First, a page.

Mr. Utterson the lawyer was a man of a rugged countenance that was never lighted by a smile; cold,
scanty and embarrassed in discourse; backward in sentiment; lean, long, dusty, drearyand yet
somehow lovable. At friendly meetings, and when the wine was to his taste, something eminently
human beaconed from his eye; something indeed which never found its way into his talk, but which
spoke not only in these silent symbols of the after-dinner face, but more often and loudly in the acts
of his life. He was austere with himself; drank gin when he was alone, to mortify a taste for
vintages; and though he enjoyed the theatre, had not crossed the doors of one for twenty years.
But he had an approved tolerance for others; sometimes wondering, almost with envy, at the high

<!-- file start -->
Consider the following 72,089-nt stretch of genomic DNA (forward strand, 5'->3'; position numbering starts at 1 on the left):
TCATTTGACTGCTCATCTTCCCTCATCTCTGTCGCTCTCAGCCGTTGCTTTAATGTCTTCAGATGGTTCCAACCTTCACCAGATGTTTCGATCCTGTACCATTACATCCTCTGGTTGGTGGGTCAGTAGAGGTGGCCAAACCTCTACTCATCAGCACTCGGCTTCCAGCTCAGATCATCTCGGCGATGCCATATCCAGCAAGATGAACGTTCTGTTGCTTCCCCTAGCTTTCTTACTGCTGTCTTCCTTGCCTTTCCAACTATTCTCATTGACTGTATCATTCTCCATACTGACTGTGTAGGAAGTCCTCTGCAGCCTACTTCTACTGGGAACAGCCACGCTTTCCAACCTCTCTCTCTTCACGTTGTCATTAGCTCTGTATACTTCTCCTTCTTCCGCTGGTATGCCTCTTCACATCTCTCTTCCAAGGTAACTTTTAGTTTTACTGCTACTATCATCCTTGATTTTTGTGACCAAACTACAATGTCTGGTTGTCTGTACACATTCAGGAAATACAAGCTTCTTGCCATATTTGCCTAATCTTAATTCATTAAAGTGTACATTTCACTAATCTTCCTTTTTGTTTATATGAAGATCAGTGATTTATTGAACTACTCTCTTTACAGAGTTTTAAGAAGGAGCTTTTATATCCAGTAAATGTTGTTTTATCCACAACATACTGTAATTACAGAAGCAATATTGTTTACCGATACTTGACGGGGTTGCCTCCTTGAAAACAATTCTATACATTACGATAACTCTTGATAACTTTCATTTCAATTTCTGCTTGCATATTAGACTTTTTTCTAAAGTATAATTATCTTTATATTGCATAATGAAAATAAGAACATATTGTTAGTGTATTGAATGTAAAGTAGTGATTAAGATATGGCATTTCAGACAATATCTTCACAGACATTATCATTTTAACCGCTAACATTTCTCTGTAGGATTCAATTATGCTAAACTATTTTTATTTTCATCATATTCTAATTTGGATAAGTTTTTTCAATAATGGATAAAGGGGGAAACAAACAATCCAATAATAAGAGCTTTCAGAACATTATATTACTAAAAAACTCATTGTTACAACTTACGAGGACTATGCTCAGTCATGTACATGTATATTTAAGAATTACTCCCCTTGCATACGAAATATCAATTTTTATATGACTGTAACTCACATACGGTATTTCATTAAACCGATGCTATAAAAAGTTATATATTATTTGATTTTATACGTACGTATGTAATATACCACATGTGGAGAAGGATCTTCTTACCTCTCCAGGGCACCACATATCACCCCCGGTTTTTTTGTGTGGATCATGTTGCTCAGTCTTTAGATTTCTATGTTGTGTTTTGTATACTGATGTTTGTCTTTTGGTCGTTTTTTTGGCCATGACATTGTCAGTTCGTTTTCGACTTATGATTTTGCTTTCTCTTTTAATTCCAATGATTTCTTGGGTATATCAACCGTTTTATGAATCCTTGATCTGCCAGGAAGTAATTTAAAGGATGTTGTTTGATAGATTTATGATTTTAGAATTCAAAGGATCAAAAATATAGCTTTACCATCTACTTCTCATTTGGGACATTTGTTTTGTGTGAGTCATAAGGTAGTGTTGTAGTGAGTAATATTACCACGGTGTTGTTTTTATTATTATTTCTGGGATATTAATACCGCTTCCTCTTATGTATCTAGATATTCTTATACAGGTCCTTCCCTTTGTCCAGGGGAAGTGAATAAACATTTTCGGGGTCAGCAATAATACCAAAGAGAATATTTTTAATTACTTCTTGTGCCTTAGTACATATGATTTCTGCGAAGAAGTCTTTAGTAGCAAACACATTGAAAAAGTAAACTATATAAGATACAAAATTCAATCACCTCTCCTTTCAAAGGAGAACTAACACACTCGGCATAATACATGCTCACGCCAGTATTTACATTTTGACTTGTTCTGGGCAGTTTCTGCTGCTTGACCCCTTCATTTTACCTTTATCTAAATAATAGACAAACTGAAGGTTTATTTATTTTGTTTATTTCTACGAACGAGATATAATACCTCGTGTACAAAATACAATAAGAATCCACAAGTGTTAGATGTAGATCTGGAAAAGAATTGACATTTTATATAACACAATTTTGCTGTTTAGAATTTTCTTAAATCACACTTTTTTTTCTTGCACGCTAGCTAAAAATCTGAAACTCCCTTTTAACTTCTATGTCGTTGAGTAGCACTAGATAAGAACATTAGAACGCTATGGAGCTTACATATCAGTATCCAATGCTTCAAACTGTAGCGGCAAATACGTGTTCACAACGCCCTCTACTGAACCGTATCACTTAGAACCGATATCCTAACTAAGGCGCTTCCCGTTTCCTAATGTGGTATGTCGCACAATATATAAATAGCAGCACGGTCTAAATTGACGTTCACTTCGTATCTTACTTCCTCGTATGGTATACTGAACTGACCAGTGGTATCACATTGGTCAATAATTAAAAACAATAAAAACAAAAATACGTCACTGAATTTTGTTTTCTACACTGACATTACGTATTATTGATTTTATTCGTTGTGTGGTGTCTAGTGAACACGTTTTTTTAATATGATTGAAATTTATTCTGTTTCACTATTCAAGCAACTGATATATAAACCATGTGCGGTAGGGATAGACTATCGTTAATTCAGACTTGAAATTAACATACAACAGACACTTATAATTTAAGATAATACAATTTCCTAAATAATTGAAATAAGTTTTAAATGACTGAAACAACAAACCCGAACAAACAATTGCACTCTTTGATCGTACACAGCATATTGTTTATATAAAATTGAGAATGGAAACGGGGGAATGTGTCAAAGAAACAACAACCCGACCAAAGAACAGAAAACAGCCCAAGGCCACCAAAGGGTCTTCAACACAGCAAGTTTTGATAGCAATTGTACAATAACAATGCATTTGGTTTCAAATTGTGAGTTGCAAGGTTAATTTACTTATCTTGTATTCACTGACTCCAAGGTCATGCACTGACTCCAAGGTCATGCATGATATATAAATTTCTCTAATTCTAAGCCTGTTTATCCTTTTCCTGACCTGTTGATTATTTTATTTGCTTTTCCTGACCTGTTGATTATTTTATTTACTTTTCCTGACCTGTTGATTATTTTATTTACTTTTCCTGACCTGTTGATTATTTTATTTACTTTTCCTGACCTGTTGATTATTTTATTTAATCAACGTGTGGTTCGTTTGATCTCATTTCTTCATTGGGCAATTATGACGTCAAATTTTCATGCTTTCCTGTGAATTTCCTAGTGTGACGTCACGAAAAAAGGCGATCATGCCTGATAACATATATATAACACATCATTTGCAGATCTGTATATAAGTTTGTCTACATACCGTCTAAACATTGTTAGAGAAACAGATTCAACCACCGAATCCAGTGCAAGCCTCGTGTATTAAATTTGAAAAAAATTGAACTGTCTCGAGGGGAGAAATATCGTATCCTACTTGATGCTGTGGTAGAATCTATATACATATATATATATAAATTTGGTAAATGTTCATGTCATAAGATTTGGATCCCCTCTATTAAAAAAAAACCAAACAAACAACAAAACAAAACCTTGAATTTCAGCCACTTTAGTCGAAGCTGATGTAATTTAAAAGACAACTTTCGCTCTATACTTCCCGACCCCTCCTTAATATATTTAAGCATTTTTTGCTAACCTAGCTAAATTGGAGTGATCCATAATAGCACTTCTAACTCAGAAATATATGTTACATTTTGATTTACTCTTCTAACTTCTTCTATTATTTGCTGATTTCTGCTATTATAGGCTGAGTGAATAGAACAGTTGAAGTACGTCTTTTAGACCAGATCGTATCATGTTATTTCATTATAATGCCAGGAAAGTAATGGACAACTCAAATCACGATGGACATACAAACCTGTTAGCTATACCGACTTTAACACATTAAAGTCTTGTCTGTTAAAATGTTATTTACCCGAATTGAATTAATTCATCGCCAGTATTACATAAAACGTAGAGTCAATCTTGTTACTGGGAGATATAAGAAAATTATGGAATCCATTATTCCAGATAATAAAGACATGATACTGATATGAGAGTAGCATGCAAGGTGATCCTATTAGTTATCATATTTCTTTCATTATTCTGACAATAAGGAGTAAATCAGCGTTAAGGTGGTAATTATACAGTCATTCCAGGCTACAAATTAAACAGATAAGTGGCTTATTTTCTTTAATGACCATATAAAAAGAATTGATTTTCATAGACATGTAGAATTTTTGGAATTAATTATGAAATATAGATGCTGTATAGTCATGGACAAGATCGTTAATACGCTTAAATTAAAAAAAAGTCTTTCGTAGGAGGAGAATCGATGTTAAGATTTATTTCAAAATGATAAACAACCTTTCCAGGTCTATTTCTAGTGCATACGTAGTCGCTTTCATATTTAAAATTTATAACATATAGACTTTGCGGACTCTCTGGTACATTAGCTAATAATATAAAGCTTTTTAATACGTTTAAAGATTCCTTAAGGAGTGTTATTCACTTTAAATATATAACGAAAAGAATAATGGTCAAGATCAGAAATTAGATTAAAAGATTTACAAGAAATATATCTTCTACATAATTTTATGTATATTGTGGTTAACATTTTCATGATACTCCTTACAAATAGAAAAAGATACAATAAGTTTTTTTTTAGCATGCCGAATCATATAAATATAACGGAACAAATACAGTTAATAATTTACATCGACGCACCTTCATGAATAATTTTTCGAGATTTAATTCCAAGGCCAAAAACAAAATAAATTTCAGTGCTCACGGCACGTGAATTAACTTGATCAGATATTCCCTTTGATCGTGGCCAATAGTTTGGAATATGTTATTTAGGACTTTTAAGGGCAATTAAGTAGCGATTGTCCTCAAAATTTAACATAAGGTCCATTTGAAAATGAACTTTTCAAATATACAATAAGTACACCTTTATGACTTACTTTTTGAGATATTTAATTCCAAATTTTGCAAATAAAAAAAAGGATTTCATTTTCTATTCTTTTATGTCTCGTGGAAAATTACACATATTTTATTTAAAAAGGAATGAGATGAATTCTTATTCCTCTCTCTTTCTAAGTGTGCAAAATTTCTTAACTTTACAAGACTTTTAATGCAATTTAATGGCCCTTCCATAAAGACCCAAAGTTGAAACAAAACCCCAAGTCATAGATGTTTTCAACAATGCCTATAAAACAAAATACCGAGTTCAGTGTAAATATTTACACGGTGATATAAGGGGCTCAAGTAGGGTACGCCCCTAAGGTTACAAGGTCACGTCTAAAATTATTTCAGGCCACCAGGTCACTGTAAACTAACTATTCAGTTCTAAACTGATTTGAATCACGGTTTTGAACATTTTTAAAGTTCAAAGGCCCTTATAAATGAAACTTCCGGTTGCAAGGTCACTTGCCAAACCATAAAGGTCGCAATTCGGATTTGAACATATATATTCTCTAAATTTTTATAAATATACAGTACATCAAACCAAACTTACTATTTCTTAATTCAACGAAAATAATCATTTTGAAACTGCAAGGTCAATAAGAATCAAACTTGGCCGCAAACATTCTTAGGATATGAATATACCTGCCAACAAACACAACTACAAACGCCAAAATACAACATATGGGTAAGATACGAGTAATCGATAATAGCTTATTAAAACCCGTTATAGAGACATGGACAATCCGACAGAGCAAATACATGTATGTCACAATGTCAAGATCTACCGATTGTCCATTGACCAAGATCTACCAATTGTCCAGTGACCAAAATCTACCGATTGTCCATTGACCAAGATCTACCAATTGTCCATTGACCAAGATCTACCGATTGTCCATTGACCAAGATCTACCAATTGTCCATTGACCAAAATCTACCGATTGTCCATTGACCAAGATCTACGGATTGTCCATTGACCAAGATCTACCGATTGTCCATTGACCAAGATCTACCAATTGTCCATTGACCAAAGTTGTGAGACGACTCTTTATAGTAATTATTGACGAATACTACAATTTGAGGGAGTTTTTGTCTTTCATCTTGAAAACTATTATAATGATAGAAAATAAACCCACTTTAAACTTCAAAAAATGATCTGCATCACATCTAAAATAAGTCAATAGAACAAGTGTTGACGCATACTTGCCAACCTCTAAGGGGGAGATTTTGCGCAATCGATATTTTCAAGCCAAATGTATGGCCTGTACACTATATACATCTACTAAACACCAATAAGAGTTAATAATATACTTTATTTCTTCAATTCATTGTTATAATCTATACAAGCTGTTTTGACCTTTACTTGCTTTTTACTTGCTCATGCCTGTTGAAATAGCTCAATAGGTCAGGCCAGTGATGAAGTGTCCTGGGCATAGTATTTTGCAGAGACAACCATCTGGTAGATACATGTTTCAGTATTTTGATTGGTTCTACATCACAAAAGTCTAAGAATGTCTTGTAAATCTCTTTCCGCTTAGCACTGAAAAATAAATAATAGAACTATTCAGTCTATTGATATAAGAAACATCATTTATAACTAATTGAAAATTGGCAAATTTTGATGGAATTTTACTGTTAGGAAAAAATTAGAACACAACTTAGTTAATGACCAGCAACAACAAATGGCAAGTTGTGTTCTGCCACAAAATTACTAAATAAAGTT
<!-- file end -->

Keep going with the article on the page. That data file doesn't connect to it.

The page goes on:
pressure of spirits involved in their misdeeds; and in any extremity inclined to help rather than to
reprove. I incline to Cain's heresy, he used to say quaintly: I let my brother go to the devil in his
own way. In this character, it was frequently his fortune to be the last reputable acquaintance and
the last good influence in the lives of downgoing men. And to such as these, so long as they came
about his chambers, he never marked a shade of change in his demeanour.